The programme had an estimated total start-up cost of 35·46 million BDT (460 000 USD), and the total implementation cost for the project period was 1111·63 million BDT (14·12 million USD). In the start-up phase, most of the costs were incurred during the training of CHW, which accounted for 34·2 % of the total start-up costs. Home visit-related activities accounted for the major costs incurred during the implementation phase 71·45 % of the total implementation costs per year. The cost per anaemia case and per DALY averted from the BRAC’s home fortification programme in Bangladesh was estimated to be 22·2 USD and 159·3 USD, respectively. Considering outcomes as anaemia cases averted and DALY averted among the under-five children, the home fortification with MNP programme was very cost-effective. The cost per anaemia case averted and DALY averted was comparatively lower among the under-five children who consumed thirty or more sachets of MNP during the programme period meaning that such consumption of MNP was more cost-effective intervention from programme perspective compared with the overall consumption. In both start-up and implementation phases of the intervention, personnel costs accounted for a large share of the MIYCN home fortification programme costs. The programme coverage and costs for face-to-face counselling were influential parameters for cost per DALY averted estimate in the one-way sensitivity analysis. However, the programme was still cost-effective considering the uncertainty of the parameters.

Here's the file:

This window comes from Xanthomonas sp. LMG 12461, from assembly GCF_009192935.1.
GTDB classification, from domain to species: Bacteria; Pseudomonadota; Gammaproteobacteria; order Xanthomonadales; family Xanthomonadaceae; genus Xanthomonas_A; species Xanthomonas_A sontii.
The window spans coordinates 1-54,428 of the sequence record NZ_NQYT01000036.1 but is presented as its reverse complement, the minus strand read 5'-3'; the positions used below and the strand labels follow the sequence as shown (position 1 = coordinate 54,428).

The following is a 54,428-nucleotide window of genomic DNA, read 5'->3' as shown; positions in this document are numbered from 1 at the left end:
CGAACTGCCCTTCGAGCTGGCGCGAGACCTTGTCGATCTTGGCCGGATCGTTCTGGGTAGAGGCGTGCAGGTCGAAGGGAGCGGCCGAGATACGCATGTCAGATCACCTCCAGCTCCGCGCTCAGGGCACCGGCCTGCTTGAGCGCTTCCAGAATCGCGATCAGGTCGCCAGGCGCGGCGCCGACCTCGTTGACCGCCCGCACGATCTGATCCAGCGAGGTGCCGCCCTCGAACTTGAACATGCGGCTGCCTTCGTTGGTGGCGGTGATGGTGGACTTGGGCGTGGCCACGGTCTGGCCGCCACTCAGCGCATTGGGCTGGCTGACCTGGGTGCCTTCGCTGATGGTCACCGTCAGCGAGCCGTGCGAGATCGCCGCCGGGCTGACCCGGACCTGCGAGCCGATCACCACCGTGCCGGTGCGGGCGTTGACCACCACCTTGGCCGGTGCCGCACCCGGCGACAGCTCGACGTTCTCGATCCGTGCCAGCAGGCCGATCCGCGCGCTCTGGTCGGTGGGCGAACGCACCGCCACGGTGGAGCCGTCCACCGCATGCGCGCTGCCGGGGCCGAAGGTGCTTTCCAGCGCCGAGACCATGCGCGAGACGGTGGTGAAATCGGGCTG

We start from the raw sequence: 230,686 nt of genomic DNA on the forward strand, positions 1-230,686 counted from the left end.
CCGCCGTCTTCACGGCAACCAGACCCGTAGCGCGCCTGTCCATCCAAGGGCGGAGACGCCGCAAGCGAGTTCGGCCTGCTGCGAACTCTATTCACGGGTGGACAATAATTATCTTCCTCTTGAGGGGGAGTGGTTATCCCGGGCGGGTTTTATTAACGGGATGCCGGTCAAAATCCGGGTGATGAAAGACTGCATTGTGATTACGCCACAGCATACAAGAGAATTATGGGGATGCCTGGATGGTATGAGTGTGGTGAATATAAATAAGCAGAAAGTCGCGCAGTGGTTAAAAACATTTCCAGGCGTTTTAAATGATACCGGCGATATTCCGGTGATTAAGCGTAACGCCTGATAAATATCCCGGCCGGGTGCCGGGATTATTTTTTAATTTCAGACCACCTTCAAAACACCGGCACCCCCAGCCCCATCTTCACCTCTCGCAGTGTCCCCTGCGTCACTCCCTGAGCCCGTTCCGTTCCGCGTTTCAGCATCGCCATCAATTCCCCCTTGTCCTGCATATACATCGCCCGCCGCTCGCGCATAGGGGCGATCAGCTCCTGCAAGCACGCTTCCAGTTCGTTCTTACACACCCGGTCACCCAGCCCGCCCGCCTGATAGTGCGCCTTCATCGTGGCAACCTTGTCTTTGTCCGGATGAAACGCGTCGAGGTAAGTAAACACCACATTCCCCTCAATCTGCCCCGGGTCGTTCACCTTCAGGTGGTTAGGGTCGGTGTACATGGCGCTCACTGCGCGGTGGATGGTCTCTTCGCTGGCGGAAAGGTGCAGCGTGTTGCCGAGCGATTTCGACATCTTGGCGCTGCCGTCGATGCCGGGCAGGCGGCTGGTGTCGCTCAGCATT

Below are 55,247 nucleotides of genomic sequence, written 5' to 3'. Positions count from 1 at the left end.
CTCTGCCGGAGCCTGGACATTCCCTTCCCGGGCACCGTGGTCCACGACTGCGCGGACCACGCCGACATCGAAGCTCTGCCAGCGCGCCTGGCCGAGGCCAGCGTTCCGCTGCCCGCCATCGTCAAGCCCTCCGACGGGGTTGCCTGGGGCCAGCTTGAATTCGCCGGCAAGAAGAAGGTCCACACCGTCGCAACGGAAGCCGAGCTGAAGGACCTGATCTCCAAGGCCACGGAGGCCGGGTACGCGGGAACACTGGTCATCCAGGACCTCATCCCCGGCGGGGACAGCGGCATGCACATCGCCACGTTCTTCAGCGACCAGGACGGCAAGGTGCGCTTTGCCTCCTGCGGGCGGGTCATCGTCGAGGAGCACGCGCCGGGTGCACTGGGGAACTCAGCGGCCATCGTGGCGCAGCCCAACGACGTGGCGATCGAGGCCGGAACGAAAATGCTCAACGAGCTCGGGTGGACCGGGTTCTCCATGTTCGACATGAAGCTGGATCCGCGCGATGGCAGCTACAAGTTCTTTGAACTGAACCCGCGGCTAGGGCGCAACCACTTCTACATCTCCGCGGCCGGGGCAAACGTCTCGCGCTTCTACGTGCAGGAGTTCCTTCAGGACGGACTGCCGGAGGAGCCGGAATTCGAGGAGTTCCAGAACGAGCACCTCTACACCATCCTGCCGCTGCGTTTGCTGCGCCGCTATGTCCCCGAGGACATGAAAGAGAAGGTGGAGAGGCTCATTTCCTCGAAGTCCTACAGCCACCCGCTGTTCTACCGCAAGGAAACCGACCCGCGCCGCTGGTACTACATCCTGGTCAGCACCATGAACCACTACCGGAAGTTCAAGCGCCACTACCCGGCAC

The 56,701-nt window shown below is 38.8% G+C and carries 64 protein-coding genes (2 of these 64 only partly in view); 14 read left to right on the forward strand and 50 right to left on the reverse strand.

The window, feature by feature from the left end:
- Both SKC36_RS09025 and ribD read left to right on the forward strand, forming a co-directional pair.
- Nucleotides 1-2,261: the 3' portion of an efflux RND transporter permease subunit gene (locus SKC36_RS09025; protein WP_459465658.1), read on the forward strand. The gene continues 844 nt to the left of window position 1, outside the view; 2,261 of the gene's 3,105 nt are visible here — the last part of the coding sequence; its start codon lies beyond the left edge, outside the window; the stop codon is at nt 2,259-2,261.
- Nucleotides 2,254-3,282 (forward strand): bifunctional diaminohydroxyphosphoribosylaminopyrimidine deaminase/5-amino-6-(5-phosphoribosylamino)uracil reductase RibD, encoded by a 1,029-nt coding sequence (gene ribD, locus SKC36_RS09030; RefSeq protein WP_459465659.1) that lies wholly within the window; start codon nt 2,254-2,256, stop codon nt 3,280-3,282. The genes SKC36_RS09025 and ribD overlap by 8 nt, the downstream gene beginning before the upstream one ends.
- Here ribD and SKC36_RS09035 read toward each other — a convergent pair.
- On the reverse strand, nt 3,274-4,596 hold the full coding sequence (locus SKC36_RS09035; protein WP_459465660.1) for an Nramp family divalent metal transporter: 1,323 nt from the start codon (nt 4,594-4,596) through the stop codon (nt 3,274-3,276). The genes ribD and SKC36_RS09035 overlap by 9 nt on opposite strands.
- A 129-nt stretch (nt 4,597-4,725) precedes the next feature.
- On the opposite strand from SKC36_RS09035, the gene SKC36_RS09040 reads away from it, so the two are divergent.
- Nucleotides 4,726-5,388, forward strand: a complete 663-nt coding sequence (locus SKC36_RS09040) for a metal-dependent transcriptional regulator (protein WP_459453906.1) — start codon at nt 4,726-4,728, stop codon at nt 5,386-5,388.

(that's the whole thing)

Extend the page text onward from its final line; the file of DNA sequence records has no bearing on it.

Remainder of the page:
Our cost-effectiveness estimates in terms of measured outcomes are consistent with other studies, although there are significant variations in cost estimates of micronutrient interventions, and the sources of these variations can be numerous(Reference Fiedler and Puett35). A study conducted in China on micronutrient supplementation intervention found that the cost per DALY averted was 179 USD, and the programme was very cost-effective(Reference Ma, Jin and Li36). Another study in Peru found that an investment of 1·51 USD for the consumption of multi-micronutrients for each community member resulted in 1 % prevention of anaemia per community member(Reference Waters, Penny and Creed-Kanashiro37). The social entrepreneurship model implemented by Living Goods and BRAC Uganda led to a 27 % reduction in under-five child mortality at an estimated average cost of 71 USD per life-year gained(Reference Björkman Nyqvist, Guariso and Svensson38). Unlike the MIYCN home fortification programme in Bangladesh, the CHW-driven social entrepreneurship model in Uganda delivered a wide range of products (e.g. mosquito nets, water purification tablets, vitamins, ORS, Zn, antimalarial drugs, pampers, soap and toothpaste) and therefore achieve impacts through multiple, simultaneous, pathways. Further, Björkman et al. 2017 estimated reduction in under-five mortality (any cause) and quality-adjusted life years gained as effectiveness, while the scope of this study was to estimate the effect on anaemia aversion only. Since the social entrepreneurship model in Uganda delivered a wide range of products through CHW, the programme may have the benefits of economy of scale (i.e. saving in costs by an increased level of production) which resulted in less cost per life saved compared with the home fortification programme (159·3 USD). Moreover, the embedded process evaluation and a need for careful documentation to produce lessons learned might have increased the implementation costs more than regular implementation. As such, several studies of different delivery models and bundled interventions report a variety of cost-effectiveness impact of home fortification with MNP.